There is nothing quite like the looming April 5th end of tax year deadline to help firms focus on the need to make employees fully understand the benefits of pension saving and the generous limits available to those who wish to increase their contributions.
It is certainly in an employer’s interests to do so because if employees are unable to retire when they actually want to it can create havoc with a company’s succession planning. Financial worries can also cause employees stress, which will impact on productivity.
The ability to receive tax-relief on pension contributions at an individual’s marginal rate frequently fails to be fully appreciated. After all, there aren’t too many other investments that effectively give you a 20% or 40% initial bonus!
Furthermore, making pension contributions to take advantage of this tax relief doesn’t have to involve incurring massive investment risk.
A whole range of multi-asset funds are now available to help those who wish to achieve a broad spread of risk, and there is nothing to stop someone who is currently nervous about equity markets from initially placing their investment in a cash fund and benefiting from the tax relief – perhaps becoming more adventurous when markets seem to have bottomed out.
Employees also often fail to appreciate the sizeable sums they are permitted to tuck away in pensions. Provided they have the earnings levels to support, they and their employer combined can place up to £40,000 tax-efficiently in a registered pension scheme in any one tax year.
There is also a ‘carry forward’ facility to take advantage of former unused balances by carrying forward unused annual allowances from up to three previous tax years – so up to £40,000 from each previous tax year – as long as there was a pension plan in place in those years.
A word of warning, however for high earners. The £40,000 annual allowance reduces by £1 for every £2 that their total annual income from all sources (and including employer pension contributions/funding) exceeds £150,000 – subject to a minimum of £10,000. If their total income excluding all pension contributions (employer and employee) isn’t over £110,000, this won’t apply.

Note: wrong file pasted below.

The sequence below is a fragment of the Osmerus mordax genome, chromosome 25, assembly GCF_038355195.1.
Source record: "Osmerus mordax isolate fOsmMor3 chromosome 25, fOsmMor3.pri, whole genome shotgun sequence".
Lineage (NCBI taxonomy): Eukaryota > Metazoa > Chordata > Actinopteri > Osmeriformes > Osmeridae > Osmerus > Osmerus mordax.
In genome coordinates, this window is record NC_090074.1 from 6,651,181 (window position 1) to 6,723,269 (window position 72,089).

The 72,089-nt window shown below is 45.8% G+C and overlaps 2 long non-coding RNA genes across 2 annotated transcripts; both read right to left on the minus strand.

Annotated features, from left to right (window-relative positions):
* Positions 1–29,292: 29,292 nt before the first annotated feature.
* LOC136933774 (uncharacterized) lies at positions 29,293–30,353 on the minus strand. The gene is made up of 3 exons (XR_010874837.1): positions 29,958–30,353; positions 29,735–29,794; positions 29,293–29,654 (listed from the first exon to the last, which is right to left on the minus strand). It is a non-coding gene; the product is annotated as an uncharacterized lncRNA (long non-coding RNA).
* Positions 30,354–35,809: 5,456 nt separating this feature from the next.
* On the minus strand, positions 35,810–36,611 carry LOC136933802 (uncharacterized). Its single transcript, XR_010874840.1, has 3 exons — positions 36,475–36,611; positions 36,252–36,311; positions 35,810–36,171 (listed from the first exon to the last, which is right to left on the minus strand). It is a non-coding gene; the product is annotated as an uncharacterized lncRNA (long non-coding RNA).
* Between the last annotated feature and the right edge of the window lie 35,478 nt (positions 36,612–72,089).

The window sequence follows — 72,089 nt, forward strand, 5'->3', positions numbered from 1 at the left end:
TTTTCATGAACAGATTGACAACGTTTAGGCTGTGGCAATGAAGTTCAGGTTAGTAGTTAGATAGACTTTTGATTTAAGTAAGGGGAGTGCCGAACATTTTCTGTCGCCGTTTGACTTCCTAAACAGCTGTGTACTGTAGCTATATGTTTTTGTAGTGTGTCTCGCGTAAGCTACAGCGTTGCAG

So, if someone has total annual earnings of over £210,000 their annual pension contributions are limited to only £10,000.
Tapering can apply in any tax year from 2016/17 onwards and so can also impact on the amount of carry forward that might be available.
Many employees affected by this ’tapering’ are not aware of it. For example, we have come across quite a few who didn’t realise that income from property or overseas investments hoisted their total annual income above £150,000.
As well as helping employees appreciate whether they have an issue, a specialist adviser like Chase de Vere can come up with potential solutions as part of a review process. We may, for example, take advantage of any ability they have to carry forward contributions and recommend other tax-efficient investments as alternatives to pensions.
We can also advise on how best to communicate annual allowance limits and carry-forward facilities to employees. In particular, we recommend that employers that are considering writing to employees about these issues, do it sooner rather than later.
If the monthly pay day is right at the end of March it could leave insufficient time to carry out the necessary transactions this tax year. Giving employees a deadline in February, on the other hand, should alleviate any time pressure.
We can also advise on how to make more modest earners become more engaged with pensions and realise the need to up their regular contributions.
Whilst it is fantastic news that more than 10 million people are saving into a workplace pension through auto enrolment, we find that many are only putting away the mandatory minimum amounts in the mistaken belief that this will be enough to secure a comfortable retirement.
Whilst these minimum levels increased in April 2019 to a total of 8% for employer and employee combined, this is only 8% of qualifying earnings – between £6,136 and £50,000 for the current tax year (other minimum contribution bases can also apply).
Employers need to take some responsibility for preventing employees from developing a false sense of security, and Chase de Vere offers financial education courses specifically for the purpose, explaining how pension schemes work and how much individuals may need to pay in.
Content correct at time of writing and is intended for general information only and should not be construed as advice.